How Green is Your Green Product?

purplegloveHow do you know if a product purporting to be “green” is true?  Since there’s no standardized definition of the word “green” it follows that there’s no standardized definition of  a green product.   Wikipedia offers this defintion of Green Living:

It means living in a way that causes as less harm as possible to the Earth.

Green products purport to cause less harm to the environment than the other products.  So, how can you choose a true green product?   There are clues you can look for to determine if the claims an ad is making are sincere or if a company is purposely trying to mislead you into thinking a product is healthier, safer, or greener than it truly is. 

Ways to Determine how Green your Green Product is:

Look at the words. Look for specific rather than general claims. The following words are essentially meaningless because they are too vague and/or there aren’t any standard definitions for them:

· Natural

· Hypoallergenic

· Nontoxic

· Fragrance-free or unscented

· Free range

· Hormone-free

· Antibiotic-free

· Eco-friendly, environmentally preferable, or eco-safe

· Green

Look for these specific claims:flower pot

· Made from post-consumer recycled paper

· Formaldehyde-free

· No additives

· No animal byproducts

· No parabens

· Phosphate-free

What Else You Can Do

Visit Consumer Reports’ http://www.greenerchoices.org to find out which labels and terms you can trust.  Look for proof of the “greenness.” Choose products with claims that can be verified or that have been certified by a third-party to meet certain standards. Some credible logos to look for include USDA Organic, Energy Star, and Green Seal.  And good news, the FTC is expected to update its outdated regulations for green advertising claims soon.

Websites to Check for Specifics

These websites do the homework for you:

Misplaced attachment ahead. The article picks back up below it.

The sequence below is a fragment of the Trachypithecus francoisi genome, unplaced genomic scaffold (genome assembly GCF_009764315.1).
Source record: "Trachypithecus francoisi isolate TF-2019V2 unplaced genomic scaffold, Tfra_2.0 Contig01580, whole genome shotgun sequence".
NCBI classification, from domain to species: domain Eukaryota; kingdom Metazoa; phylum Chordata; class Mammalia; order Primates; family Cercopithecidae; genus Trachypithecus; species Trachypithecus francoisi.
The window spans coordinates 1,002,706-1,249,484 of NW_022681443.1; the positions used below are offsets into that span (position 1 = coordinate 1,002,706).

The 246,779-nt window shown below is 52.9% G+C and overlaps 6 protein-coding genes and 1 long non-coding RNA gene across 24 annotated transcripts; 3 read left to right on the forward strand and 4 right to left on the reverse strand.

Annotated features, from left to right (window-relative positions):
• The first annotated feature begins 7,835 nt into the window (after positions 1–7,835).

http://goodguide.com rates food, toys, personal care items, and household products based on environmental, social, and health attributes.   

http://greenzer.com collects product and merchant info from across the Internet to create a score for each product it features on its site.

http://cosmeticsdatabase.com can help you find the safest and healthiest cosmetics and personal care products. 

Personally, I’ve used the cosmetics database site often to help me find good skin care products and was impressed by the amount of information it offers.

Bottom-line is simply that like most consumer products profit is king and to make more money companies are jumping on the “go green” bandwagon.  If you sense that a product is taking liberty and doesn’t have a clear label on the back you may want to do a little investigation to know that you’re making a good choice.  Until standardized labeling is instituted, we’ll have to investigate green claims ourselves.

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One response to “How Green is Your Green Product?

  1. Hey, I think your mostly on track with this, I wouldn’t say I agree with you completely , but its not really that much of a deal .

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